Women with thrombophila who injected small doses of low molecular weight heparin (Fragmin© 5000 IU) during pregnancy did not have a lower risk of DVT, PE or placenta complications, and they did have a higher risk of minor bleeding.
Understanding the problem
People with thrombophilia have an increased risk of developing DVT or PE. Also, some pregnancy complications (i.e., pre-eclampsia, small-for-gestational-age infant, placental abruption or pregnancy loss) are more common in women with thrombophilia. These complications are thought to be caused by blood clots in very small blood vessels within the placenta.
The link between thrombophilia, DVT, PE and placenta complications has led to the question of whether women with thrombophliia would have fewer complications during pregnancy if they took anticoagulants to prevent their blood from clotting so easily.
This study was performed to determine if small doses of low molecular weight heparin injected during pregnancy reduces the risk of recurrent DVT, PE and placenta complications in pregnant women with known thrombophilia.
Who? The study included 292 pregnant women (average age 32 years) who had thrombophilia confirmed by a blood test and were at high-risk of DVT, PE or placenta complications because they had (1) a past history of DVT or PE OR (2) a past history of pre-eclampsia, unexplained small-for-gestational-age infant, placental abruption or pregnancy loss OR (3) a first-degree relative with a history of DVT or PE.
Thrombophilias were identified using blood tests. They included Factor V Leiden mutation, Prothrombin gene mutation, Protein C deficiency, Protein S deficiency, Antithrombin deficiency, or Antiphospholipid antibody. Women with a history of recurrent pregnancy losses in the setting of Antiphospholipid antibody syndrome or with a prior unprovoked DVT or PE were excluded.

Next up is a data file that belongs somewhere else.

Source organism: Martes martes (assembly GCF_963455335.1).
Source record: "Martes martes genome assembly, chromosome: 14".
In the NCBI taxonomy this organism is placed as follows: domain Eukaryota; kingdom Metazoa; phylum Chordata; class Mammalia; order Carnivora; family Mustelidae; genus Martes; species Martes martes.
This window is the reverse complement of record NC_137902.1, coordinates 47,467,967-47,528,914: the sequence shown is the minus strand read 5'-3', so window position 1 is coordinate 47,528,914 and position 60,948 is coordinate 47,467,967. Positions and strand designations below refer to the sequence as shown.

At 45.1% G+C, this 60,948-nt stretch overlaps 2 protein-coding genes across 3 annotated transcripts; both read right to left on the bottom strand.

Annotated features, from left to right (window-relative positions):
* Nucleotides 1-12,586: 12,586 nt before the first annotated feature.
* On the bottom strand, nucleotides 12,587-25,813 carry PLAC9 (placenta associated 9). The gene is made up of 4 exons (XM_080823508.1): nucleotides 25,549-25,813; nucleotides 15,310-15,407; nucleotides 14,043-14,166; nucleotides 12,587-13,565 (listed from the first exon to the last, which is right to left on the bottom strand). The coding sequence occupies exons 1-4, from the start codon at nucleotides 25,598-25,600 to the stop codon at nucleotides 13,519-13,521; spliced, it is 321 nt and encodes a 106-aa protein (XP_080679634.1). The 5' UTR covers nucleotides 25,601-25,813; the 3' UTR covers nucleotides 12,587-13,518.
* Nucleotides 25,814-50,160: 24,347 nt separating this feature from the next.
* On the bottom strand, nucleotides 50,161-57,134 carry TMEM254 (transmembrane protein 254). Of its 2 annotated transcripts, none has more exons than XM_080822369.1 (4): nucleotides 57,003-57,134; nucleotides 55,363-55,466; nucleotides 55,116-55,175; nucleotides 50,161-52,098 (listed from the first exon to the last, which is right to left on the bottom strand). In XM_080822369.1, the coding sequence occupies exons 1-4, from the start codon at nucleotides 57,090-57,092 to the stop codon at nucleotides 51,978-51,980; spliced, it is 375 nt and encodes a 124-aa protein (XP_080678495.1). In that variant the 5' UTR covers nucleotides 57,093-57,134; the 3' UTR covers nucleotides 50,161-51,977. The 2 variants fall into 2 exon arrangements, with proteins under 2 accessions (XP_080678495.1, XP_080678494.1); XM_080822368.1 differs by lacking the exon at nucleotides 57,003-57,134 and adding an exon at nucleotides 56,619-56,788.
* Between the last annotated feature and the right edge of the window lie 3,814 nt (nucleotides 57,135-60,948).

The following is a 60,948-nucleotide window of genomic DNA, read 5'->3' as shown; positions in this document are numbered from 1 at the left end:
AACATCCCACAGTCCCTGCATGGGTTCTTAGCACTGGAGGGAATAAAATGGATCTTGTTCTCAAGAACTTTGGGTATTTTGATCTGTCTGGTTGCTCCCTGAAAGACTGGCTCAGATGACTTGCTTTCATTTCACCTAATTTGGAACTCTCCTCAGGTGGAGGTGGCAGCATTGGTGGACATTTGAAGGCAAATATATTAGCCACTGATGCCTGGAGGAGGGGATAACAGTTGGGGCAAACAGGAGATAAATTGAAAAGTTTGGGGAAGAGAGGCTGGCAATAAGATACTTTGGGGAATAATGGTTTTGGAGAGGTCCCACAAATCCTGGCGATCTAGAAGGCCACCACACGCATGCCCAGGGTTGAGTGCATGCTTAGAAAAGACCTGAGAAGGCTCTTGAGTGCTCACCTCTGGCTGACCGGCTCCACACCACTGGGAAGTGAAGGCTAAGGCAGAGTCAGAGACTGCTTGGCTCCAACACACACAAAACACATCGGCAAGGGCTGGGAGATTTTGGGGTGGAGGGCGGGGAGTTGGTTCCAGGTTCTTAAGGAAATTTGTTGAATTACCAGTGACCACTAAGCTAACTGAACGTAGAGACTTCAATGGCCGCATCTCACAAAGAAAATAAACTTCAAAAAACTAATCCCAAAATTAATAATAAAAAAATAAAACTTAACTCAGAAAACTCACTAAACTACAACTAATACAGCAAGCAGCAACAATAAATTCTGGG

What? The study compared the risk of DVT, PE and placenta complications in pregnant women who injected small doses of low molecular weight heparin (Fragmin©) during pregnancy with those who did not.
Fragmin© 5000 IU once daily by subcutaneous injection until 20 weeks gestational age followed by 5000 IU twice daily from 20 weeks until at least 37 weeks gestational age.
Injections were started at an average of 12 weeks gestational age.
Fragmin© 5000 IU injections versus no treatment in pregnant women with thrombophilia
Outcomes at 6 weeks after delivery
Rate of events with Fragmin©
Rate of events with no treatment
Symptomatic DVT or PE OR severe/early pre-eclampsia OR small-for-gestational age-infant OR pregnancy loss
17 out of 100 women
19 out of 100 women
|Major bleeding||2 out of 100 women||1 out of 100 women||No difference*|
|Minor bleeding||20 out of 100 women||9 out of 100 women||About 11 more women out of 100 had minor bleeding while injecting Fragmin©|
*Although the rates for the 2 groups look different, the differences were not statistically significant—this means that the difference could simply be due to chance rather than due to the different treatments.
This Evidence Summary is based on the following article:
Rodger MA, Hague WM, Kingdom J, et al. Antepartum dalteparin versus no antepartum dalteparin for the prevention of pregnancy complications in pregnant women with thrombophilia (TIPPS): a multinational open-label randomised trial. Lancet. 2014 Nov 8;384(9955):1673-83. doi: 10.1016/S0140-6736(14)60793-5. Epub 2014 Jul 24. PubMed
Erica Kelly, MD, FRCPC
Erica Kelly is a fifth-year Hematology resident at Dalhousie University. She completed her MD and Internal Medicine training at Memorial University of Newfoundland and has a diploma in Clinical Epidemiology.
Lori-Ann Linkins, MD, MSc (Clin Epi), FRCPC
Dr. Linkins is an Associate Professor of Medicine (thrombosis) at McMaster University in Hamilton, Canada. She holds a Masters Degree in Health Research Methodology and is a Deputy Editor with the Health Information Research Unit, McMaster. Her research interests include heparin-induced thrombocytopenia and cancer-associated thrombosis. She was editor of the ACCP Guidelines, 9th Edition HIT chapter and is currently a member of the ASH VTE Guidelines HIT Panel.
Published: Tuesday, March 17, 2020
Last Updated: Thursday, July 30, 2020